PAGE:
There's even a text commentary option called "Tricks and Trivia" that runs along the bottom of the screen. This commentary focuses more on technical details, as opposed to the more anecdotal audio/video choice. Compulsive multi-taskers and/or OCD sufferers can run both sets of commentary at the same time.

The "Scene Cemetery" offers several deleted scenes and/or alternate takes, most of which you quickly realize were best left on the cutting room floor. There's also hundreds of production photos, storyboards, conceptual art, and before/after special effects shots – all of which would be better suited to a bigger screen than I can either a) afford or b) easily steal.

But that's not even everything. View a split-screen comparison of storyboards to finished scenes and see how storyboards help shape the film. Then use the angle button on your remote to switch between a rough cut of several scenes without FX and the final cut with FX. (I'm starting to sound like the marketing director at www.ghostbusters_on_dvd.com.)

Plus, there's not one, but three roughly 15-minute featurettes. One is an original 1984 promo trailer/mini-documentary showing film clips, cast and crew interviews, and some making-of footage. The second offers some of the same footage with several new interviews – including a truly bizarre chat with Dan Aykroyd. And the third is a recent interview with the original FX team, edited together with some production stills. This one is great, especially considering how awkward these "regular people" are on camera.

And, lest I forget, the DVD also has trailers for three other Bill Murray films – Groundhog Day, Stripes, and Ghostbusters II. Remember when trailers didn't give away the entire movie? Ah, the "good" "old" early-mid "90s."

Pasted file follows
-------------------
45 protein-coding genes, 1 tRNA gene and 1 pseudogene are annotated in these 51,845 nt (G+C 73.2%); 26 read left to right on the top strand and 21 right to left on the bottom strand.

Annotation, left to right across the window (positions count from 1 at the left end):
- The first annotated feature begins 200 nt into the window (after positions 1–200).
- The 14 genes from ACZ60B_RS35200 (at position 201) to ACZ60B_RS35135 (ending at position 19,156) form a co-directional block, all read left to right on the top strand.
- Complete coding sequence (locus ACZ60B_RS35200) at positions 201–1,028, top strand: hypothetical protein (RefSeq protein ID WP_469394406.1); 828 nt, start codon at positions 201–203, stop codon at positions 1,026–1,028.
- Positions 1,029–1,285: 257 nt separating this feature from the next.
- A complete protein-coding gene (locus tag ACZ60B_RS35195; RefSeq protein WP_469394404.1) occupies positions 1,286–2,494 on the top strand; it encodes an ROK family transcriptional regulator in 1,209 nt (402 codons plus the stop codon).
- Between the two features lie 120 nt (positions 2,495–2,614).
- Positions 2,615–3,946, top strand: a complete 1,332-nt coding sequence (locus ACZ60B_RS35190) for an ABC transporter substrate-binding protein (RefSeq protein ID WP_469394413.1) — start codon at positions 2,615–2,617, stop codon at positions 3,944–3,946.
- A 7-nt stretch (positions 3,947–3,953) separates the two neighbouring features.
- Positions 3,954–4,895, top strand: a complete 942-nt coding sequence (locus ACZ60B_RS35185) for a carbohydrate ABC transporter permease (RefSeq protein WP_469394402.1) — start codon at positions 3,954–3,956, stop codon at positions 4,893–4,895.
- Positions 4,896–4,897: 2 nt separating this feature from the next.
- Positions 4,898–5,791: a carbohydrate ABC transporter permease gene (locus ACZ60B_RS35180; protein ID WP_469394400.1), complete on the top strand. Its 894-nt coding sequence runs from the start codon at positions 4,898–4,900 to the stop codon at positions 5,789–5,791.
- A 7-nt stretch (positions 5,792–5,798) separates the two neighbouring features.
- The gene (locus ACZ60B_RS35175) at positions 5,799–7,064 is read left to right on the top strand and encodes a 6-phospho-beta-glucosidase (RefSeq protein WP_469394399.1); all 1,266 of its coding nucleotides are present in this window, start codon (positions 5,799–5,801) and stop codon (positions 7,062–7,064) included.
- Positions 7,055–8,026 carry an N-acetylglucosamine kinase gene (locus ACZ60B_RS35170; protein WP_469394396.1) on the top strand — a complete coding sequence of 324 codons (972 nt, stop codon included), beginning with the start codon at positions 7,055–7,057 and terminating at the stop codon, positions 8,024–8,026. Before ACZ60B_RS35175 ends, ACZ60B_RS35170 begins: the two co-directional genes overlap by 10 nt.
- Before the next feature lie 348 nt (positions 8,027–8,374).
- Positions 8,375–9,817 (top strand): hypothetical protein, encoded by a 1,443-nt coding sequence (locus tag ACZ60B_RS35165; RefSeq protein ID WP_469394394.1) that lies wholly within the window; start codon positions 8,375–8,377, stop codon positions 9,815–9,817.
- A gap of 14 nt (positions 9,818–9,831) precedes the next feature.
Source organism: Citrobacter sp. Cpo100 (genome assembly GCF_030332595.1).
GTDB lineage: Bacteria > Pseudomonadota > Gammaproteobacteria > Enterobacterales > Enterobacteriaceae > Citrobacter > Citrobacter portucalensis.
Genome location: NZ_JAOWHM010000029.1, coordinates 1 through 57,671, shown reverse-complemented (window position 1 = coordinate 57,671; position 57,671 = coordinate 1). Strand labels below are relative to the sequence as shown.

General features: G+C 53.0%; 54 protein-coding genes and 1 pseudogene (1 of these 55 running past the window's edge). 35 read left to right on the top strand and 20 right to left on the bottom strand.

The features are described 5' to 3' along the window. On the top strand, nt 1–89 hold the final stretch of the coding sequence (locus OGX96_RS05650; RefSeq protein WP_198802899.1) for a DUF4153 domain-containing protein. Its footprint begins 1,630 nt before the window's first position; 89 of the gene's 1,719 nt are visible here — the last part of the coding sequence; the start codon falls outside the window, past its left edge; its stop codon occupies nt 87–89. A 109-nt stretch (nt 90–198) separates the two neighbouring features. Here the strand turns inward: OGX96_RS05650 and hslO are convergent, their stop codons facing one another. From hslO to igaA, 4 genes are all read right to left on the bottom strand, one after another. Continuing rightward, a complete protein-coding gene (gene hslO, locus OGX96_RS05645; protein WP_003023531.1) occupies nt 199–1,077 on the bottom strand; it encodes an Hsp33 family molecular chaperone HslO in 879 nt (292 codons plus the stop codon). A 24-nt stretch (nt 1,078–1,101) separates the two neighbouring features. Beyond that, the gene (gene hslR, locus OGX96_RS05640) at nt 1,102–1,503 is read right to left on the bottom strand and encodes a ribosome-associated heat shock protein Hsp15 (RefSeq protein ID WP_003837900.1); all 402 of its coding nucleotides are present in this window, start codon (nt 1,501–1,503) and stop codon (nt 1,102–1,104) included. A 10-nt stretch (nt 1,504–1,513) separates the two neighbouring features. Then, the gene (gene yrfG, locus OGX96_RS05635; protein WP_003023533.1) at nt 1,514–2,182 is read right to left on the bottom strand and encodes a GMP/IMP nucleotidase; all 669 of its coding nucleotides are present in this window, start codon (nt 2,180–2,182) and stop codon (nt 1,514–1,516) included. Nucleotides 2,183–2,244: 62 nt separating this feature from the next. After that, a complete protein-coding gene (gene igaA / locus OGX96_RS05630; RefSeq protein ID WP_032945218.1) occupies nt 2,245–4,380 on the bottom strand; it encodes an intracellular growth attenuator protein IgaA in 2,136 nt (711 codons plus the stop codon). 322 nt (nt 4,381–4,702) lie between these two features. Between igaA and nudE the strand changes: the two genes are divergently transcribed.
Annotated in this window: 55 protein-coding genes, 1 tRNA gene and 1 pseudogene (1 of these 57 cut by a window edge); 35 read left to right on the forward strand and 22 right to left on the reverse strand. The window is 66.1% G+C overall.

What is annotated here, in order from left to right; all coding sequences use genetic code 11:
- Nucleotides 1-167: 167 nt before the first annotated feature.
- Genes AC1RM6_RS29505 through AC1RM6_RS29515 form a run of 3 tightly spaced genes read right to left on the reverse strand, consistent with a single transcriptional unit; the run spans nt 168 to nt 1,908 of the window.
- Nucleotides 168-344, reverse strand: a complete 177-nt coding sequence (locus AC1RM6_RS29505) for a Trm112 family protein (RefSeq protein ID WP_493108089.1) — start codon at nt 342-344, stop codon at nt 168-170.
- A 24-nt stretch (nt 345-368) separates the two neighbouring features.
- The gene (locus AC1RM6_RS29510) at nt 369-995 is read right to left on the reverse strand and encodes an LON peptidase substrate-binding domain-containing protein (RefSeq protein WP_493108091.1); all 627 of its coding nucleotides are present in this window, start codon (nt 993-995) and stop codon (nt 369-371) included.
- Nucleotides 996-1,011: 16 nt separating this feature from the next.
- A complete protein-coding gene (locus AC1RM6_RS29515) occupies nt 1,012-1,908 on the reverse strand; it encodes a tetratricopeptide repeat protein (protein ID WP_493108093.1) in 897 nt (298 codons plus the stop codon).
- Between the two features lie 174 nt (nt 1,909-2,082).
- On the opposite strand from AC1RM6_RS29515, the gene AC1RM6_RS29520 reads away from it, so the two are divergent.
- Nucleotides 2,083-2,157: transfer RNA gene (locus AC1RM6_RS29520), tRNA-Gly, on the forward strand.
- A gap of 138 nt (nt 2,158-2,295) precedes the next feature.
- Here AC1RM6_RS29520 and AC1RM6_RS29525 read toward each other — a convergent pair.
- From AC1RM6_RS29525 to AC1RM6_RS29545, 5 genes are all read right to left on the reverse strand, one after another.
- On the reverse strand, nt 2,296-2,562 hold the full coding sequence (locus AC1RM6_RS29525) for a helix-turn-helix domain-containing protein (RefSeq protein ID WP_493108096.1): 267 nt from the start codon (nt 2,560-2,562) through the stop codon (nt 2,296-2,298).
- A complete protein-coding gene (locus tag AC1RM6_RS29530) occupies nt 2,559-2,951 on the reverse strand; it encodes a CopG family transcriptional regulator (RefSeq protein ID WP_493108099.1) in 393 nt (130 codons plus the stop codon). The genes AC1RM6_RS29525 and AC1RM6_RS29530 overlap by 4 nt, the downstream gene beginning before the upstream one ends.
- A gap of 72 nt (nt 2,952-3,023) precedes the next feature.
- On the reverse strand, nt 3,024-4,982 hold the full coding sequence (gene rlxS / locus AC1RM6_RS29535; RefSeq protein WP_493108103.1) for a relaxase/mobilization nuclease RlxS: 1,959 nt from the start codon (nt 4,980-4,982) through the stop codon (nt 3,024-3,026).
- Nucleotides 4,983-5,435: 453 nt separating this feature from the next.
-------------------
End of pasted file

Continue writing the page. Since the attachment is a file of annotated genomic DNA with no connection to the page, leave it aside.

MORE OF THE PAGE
99% of the extras are great, especially the commentaries. The big downside is that even with this ridiculous bounty, in your greedy little mind you're left still wanting more. Maybe there's a few more outtakes they could have used, or funnier alternates (I recall hearing that Bill Murray would do upwards of five takes per shot, each one with a different joke). Maybe the featurettes could have been longer or had a bit more substance (especially the FX team interview). Or maybe your hand hurts from navigating all the still images at once (mine did).

The Collector's Series Ghostbusters DVD is a serious treasure trove whether you loved the movie or just thought it was "ehhh." Like a good old-fashioned everlasting gobstopper, it may take all day to get through, but it's definitely worth the effort. My rating reflects the rough average of the film itself (say, four cute l'il puppies) and the smashing DVD package (seven). We'll call it a six, because as the poet says, "Bustin' makes me feel good."

Review by Crimedog